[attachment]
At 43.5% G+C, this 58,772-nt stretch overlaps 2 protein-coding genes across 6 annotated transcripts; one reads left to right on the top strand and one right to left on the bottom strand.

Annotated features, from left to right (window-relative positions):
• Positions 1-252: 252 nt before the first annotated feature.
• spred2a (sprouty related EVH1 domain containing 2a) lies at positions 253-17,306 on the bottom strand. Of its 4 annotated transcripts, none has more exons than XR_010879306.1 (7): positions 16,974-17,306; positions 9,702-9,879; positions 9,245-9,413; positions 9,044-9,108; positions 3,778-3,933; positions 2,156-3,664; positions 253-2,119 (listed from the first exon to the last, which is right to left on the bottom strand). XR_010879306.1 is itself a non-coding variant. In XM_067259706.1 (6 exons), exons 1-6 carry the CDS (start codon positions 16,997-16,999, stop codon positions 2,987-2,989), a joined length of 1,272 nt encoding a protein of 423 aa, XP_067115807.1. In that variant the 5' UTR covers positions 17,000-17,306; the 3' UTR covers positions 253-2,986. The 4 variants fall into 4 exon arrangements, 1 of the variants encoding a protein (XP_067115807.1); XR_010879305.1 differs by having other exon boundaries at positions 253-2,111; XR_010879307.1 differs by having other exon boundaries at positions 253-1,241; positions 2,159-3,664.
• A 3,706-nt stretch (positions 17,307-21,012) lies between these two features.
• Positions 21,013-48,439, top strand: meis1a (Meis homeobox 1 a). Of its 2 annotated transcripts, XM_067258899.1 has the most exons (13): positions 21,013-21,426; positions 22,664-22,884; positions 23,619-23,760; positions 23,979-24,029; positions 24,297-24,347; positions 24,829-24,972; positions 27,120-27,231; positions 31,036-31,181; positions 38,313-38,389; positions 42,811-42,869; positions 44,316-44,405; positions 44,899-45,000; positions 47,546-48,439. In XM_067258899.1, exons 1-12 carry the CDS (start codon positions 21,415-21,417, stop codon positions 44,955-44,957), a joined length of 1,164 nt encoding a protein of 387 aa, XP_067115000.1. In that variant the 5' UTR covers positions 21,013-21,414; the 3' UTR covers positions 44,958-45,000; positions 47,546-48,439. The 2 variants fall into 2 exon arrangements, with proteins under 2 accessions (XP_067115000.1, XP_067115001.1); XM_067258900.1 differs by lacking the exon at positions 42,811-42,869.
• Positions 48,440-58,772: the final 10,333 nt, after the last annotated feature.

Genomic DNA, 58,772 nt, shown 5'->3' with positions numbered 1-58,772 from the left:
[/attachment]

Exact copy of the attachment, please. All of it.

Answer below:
At 43.5% G+C, this 58,772-nt stretch overlaps 2 protein-coding genes across 6 annotated transcripts; one reads left to right on the top strand and one right to left on the bottom strand.

Annotated features, from left to right (window-relative positions):
• Positions 1-252: 252 nt before the first annotated feature.
• spred2a (sprouty related EVH1 domain containing 2a) lies at positions 253-17,306 on the bottom strand. Of its 4 annotated transcripts, none has more exons than XR_010879306.1 (7): positions 16,974-17,306; positions 9,702-9,879; positions 9,245-9,413; positions 9,044-9,108; positions 3,778-3,933; positions 2,156-3,664; positions 253-2,119 (listed from the first exon to the last, which is right to left on the bottom strand). XR_010879306.1 is itself a non-coding variant. In XM_067259706.1 (6 exons), exons 1-6 carry the CDS (start codon positions 16,997-16,999, stop codon positions 2,987-2,989), a joined length of 1,272 nt encoding a protein of 423 aa, XP_067115807.1. In that variant the 5' UTR covers positions 17,000-17,306; the 3' UTR covers positions 253-2,986. The 4 variants fall into 4 exon arrangements, 1 of the variants encoding a protein (XP_067115807.1); XR_010879305.1 differs by having other exon boundaries at positions 253-2,111; XR_010879307.1 differs by having other exon boundaries at positions 253-1,241; positions 2,159-3,664.
• A 3,706-nt stretch (positions 17,307-21,012) lies between these two features.
• Positions 21,013-48,439, top strand: meis1a (Meis homeobox 1 a). Of its 2 annotated transcripts, XM_067258899.1 has the most exons (13): positions 21,013-21,426; positions 22,664-22,884; positions 23,619-23,760; positions 23,979-24,029; positions 24,297-24,347; positions 24,829-24,972; positions 27,120-27,231; positions 31,036-31,181; positions 38,313-38,389; positions 42,811-42,869; positions 44,316-44,405; positions 44,899-45,000; positions 47,546-48,439. In XM_067258899.1, exons 1-12 carry the CDS (start codon positions 21,415-21,417, stop codon positions 44,955-44,957), a joined length of 1,164 nt encoding a protein of 387 aa, XP_067115000.1. In that variant the 5' UTR covers positions 21,013-21,414; the 3' UTR covers positions 44,958-45,000; positions 47,546-48,439. The 2 variants fall into 2 exon arrangements, with proteins under 2 accessions (XP_067115000.1, XP_067115001.1); XM_067258900.1 differs by lacking the exon at positions 42,811-42,869.
• Positions 48,440-58,772: the final 10,333 nt, after the last annotated feature.

Genomic DNA, 58,772 nt, shown 5'->3' with positions numbered 1-58,772 from the left: